A Japanese high court has ordered the suspension of a nuclear reactor in western Japan after local residents filed for an injunction over safety concerns.
The Hiroshima High Court issued the injunction on Friday afternoon for the No.3 reactor at the Ikata nuclear power plant in Ehime Prefecture. The plant is operated by Shikoku Electric Power Company.
Three residents of an island in Yamaguchi Prefecture, which is close to the plant, had appealed against a lower court decision last March that rejected their request for an injunction.
The court considered the risks posed by an active fault in the area that could cause powerful quakes and a volcano about 130 kilometers from the plant.
In handing down the decision, presiding judge Kazutake Mori noted that the presence of an active fault near the plant cannot be ruled out.
He said the fault and the plant are less than two kilometers apart, but Shikoku Electric Power failed to conduct a full survey. He said there has been a mistake in the process that led the Nuclear Regulation Authority to give a green light for the plant's restart.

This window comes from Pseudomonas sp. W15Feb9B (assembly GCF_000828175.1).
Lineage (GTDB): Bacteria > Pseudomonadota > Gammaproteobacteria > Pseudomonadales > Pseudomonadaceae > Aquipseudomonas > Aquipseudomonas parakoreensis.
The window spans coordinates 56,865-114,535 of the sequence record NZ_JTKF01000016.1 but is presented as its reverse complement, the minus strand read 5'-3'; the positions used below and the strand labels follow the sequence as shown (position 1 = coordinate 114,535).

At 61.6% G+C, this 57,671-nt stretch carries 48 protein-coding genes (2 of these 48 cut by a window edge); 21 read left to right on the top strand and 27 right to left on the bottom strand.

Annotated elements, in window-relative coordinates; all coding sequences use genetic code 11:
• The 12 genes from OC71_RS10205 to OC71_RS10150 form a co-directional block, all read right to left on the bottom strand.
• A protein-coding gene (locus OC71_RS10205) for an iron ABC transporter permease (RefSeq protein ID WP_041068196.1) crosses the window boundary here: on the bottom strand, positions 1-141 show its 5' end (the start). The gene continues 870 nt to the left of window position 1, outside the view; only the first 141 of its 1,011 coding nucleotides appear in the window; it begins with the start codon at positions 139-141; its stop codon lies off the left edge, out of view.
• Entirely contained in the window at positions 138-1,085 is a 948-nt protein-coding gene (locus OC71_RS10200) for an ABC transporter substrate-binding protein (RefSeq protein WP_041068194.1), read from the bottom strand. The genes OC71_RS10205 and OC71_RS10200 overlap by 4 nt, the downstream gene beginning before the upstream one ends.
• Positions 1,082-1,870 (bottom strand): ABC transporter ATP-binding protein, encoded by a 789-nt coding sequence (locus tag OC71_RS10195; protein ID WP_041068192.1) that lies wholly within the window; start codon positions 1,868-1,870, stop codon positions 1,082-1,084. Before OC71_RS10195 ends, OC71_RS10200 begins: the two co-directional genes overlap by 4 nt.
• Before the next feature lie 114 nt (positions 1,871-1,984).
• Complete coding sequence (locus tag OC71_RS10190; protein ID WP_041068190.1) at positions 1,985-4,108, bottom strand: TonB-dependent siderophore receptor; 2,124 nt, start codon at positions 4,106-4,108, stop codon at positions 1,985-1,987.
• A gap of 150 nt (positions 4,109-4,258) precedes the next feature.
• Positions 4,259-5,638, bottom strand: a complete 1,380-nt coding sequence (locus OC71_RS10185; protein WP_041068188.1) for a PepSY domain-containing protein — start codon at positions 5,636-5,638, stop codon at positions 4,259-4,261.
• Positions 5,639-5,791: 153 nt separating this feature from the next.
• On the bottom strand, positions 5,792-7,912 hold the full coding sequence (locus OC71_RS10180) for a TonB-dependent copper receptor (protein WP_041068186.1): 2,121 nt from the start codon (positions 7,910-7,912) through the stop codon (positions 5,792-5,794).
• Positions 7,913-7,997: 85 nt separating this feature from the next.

The presiding judge added that the impact of possible volcanic eruptions has been underestimated.
In December 2017, the high court ordered the operator to halt the No.3 reactor at the request of a different group of residents. But the next year, another presiding judge at the same court revoked the injunction, and the reactor was put back online in October 2018.
The reactor has been offline since last month for regular inspections. With Friday's decision, it is likely to remain offline even after April, when the inspections are scheduled to be completed.
The plant operator will lodge an objection to the injunction. A different presiding judge at the same court will hear the case.